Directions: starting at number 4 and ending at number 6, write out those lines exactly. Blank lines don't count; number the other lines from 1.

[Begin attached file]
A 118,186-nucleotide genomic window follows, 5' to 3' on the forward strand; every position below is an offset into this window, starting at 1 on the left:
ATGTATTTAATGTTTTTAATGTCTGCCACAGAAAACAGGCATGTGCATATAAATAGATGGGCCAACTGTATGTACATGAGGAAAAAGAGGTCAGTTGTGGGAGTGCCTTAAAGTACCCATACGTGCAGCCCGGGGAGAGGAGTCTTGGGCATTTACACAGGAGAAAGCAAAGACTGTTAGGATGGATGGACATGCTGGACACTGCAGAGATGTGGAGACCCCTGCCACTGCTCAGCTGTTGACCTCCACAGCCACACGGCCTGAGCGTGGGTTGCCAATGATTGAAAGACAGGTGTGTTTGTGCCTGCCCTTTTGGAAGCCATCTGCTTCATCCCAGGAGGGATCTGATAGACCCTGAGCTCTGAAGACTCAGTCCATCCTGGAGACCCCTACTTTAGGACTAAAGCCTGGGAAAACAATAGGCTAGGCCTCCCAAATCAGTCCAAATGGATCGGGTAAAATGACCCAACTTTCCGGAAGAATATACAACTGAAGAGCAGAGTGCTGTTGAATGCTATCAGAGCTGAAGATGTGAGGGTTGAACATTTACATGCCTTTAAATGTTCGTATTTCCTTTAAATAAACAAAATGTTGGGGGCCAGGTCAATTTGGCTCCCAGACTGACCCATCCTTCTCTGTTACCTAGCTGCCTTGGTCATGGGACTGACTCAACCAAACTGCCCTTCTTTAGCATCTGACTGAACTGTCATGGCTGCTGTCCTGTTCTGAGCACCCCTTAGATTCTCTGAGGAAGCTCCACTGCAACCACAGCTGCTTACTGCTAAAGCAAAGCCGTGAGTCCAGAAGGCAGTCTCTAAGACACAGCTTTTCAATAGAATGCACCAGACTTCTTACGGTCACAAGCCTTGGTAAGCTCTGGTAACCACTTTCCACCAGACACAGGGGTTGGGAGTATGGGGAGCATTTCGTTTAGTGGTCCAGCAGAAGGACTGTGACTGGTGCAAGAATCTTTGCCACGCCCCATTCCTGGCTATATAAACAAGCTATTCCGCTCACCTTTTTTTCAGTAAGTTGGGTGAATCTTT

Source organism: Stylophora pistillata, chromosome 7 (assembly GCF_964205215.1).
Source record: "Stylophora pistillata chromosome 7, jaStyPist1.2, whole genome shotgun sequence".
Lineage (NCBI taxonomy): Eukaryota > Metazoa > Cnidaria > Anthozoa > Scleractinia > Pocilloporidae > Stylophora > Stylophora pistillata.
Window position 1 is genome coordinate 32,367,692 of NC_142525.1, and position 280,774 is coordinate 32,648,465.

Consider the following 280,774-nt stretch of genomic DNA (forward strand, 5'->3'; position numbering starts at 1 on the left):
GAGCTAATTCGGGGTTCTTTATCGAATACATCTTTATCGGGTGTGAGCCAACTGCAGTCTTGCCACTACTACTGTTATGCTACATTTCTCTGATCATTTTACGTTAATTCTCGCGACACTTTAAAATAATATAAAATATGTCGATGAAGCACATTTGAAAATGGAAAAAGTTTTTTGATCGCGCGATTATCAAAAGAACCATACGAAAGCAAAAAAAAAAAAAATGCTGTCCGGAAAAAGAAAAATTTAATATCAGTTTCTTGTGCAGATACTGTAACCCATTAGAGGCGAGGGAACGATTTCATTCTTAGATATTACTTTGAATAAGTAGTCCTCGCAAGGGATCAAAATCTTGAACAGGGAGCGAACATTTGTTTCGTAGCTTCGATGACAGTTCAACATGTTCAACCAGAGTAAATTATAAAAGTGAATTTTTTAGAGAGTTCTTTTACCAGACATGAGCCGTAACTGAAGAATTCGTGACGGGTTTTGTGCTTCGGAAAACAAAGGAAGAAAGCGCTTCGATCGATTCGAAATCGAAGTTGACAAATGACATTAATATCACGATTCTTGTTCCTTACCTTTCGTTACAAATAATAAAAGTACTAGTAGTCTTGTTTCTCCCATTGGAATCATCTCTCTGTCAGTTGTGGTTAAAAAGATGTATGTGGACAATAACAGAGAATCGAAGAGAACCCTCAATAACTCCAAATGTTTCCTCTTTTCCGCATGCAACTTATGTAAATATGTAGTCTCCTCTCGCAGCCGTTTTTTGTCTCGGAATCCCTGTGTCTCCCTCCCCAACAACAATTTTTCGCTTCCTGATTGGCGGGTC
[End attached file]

Source record: "Stylophora pistillata chromosome 7, jaStyPist1.2, whole genome shotgun sequence".
Lineage (NCBI taxonomy): Eukaryota > Metazoa > Cnidaria > Anthozoa > Scleractinia > Pocilloporidae > Stylophora > Stylophora pistillata.
Window position 1 is genome coordinate 32,367,692 of NC_142525.1, and position 280,774 is coordinate 32,648,465.